The Creative Process of Manaku and the Pahari Painters: Layers of Memory
Three artworks now on view in the exhibition Seeing the Divine: Pahari Painting of North India provide an extraordinary glimpse into the creative process of the Pahari school of painting, especially that of the enigmatic painter Manaku, who was active at the Guler court of Northern India from around 1725 to 1760.
These impressive large folios were part of an important commission that Manaku never finished—a series on the "Siege of Lanka" episode from the Ramayana. Because the three paintings were left at different stages of completion (see details above), they serve as invaluable time capsules of studio practice. Each artwork represents a specific stage within an elaborate painting method that transformed the narrative scenes of the Ramayana from bold sketches into exquisitely detailed color renderings.
The first of the three paintings, Rama and Lakshmana Overwhelmed by Arrows, was abandoned in the early phases before color had been applied (see detail 1 above). Close examination places this unfinished painting within the context of the traditional practices of the Pahari school. Original compositions could go through several stages of refinement that allowed the painter to move elements around and create more unified compositions. As the composition progressively became more fixed, details were added.
The initial placement of figures and landscape elements was usually done with charcoal. A more precise drawing would then be brushed in, swiftly, in pale red. A final underdrawing would be drafted in detail with black ink and a thin brush (as in detail 1). In between these versions, the artist added a coat of white wash, as if to erase the current idea and start all over again, with only a faint ghost of the sketch beneath as a reference. The figure depicted in the final, soon-to-be-obscured underdrawing are remarkable for their naturalism and individual expressiveness.
Manaku seems to have skipped the second, red-line step to produce the "Siege of Lanka" series, but all of the distinct steps are displayed in another work in the exhibition, Durga Confronts the Buffalo Demon Mahisha (above). Scientific analysis of the materials in this unfinished painting confirms that the pale red is made with a mixture of minium and vermilion, and that the white wash is lead white, a pigment also used to make corrections during this phase of creation.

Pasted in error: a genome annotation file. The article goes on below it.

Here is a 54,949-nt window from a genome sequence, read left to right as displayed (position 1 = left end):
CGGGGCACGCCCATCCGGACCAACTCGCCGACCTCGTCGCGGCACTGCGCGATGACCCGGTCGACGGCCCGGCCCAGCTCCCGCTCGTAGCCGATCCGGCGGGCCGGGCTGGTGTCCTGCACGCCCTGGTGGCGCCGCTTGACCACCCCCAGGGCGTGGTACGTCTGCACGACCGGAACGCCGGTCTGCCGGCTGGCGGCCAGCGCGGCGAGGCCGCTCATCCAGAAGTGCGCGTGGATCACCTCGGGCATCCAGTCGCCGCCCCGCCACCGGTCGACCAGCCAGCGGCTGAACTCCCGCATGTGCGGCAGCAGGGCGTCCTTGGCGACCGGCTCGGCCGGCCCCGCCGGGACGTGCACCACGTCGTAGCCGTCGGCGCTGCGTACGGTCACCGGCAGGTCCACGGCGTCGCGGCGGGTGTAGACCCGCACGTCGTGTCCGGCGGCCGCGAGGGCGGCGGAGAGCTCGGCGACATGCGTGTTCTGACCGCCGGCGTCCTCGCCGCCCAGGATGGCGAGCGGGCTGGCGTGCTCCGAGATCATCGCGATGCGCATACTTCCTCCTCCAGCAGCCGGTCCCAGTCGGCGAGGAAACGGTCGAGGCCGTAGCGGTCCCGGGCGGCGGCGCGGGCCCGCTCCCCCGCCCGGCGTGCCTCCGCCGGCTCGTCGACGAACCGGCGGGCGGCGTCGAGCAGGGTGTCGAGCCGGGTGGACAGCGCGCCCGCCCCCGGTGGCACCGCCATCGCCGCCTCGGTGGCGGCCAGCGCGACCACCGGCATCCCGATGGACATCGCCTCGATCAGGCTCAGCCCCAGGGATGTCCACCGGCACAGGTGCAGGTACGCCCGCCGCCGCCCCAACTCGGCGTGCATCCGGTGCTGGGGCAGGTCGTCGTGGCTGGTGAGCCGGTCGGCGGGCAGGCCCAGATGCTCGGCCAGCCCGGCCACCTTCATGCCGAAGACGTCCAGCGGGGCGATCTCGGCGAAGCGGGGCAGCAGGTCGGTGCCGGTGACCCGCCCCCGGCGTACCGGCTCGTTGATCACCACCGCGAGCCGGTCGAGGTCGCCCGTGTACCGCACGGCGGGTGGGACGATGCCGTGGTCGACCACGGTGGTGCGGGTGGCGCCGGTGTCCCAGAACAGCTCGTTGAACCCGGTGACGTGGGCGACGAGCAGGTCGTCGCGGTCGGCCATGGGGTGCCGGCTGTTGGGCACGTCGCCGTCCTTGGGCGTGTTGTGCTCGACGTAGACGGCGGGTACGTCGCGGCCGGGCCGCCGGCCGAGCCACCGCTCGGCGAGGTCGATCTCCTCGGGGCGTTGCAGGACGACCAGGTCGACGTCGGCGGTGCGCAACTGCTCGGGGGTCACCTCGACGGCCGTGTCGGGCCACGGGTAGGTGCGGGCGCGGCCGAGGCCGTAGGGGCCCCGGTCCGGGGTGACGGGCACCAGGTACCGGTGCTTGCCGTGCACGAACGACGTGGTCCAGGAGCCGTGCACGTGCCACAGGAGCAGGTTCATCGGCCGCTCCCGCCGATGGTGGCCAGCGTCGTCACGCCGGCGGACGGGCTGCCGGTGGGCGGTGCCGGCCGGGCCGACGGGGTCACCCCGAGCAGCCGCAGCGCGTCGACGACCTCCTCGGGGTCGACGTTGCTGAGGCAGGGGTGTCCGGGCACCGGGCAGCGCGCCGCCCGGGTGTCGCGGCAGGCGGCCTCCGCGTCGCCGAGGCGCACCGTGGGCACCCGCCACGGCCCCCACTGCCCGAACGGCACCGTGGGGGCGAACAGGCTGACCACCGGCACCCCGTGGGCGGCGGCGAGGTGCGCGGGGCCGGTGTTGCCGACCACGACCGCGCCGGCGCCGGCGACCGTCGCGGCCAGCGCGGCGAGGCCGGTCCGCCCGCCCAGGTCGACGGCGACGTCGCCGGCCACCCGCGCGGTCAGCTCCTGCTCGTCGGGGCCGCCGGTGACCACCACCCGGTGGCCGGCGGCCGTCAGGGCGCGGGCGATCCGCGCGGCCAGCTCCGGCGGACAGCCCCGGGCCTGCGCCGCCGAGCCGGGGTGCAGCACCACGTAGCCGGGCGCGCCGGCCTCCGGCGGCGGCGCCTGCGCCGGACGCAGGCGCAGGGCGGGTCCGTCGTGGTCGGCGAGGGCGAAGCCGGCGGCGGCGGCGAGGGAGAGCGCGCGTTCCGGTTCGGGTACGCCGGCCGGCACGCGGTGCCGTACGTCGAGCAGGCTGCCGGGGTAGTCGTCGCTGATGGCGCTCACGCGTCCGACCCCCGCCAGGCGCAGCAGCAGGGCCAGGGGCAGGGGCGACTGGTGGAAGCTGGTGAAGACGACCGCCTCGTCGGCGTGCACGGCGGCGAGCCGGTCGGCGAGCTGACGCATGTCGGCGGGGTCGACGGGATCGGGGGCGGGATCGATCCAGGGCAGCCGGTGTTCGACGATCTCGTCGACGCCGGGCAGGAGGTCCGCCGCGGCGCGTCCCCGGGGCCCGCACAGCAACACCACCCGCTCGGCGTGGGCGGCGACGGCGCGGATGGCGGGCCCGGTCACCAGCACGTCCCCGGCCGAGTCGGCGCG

The coloring stage of Pahari painting can be seen in The Monkey Leader Angada Steals Ravana's Crown from His Fortress, the second in the three-painting set. This painting testifies to another fundamental aspect of the Pahari technique. The artist perfected the image through a practice of erasure—first creating, then letting go. In subsequent stages of the color-layering process, he had to paint the details from memory.
The detail above, which shows the monkey hero flying through the air to steal the crown from the twelve-headed demon king, reveals the various stages. In the painting stage (a), blocks of opaque watercolor were applied for each figure and background element, making the underdrawings disappear for the last time. An infrared reflectogram (b) confirms the presence of two stages of underdrawing buried beneath the opaque colors: an energetic compositional sketch in charcoal (c) and a detailed outline in black ink (d).
Both these stages of underdrawing are very similar to those we saw in the first painting, Rama and Lakshmana Overwhelmed by Arrows.
The third painting, Rama Releases the Demon Spies Shuka and Sarana, is an example of a finished work as envisioned by the artist. In a corner of the painting, two aquatic creatures swim in a body of water, evoking the sea that Rama and his army of monkeys traversed to reach the island of Lanka (above). This detail, and the painting as a whole, display all of the elements that characterize Manaku's highly praised style—the relaxed, realistic approach, the sharp observation of nature, the stylized treatment of trees and plants, the richness of detail, and the precision of workmanship.
Viewed together, the three folios of The "Siege of Lanka" series are a remarkable guide to the artistic practice of the Pahari painters that brought the Hindu gods from literary epic onto polished paper.
Seeing the Divine: Pahari Painting of North India is on view at The Met Fifth Avenue through July 21, 2019.
View the other artworks in the exhibition.
Learn more about Pahari painting on the Heilbrunn Timeline of Art History.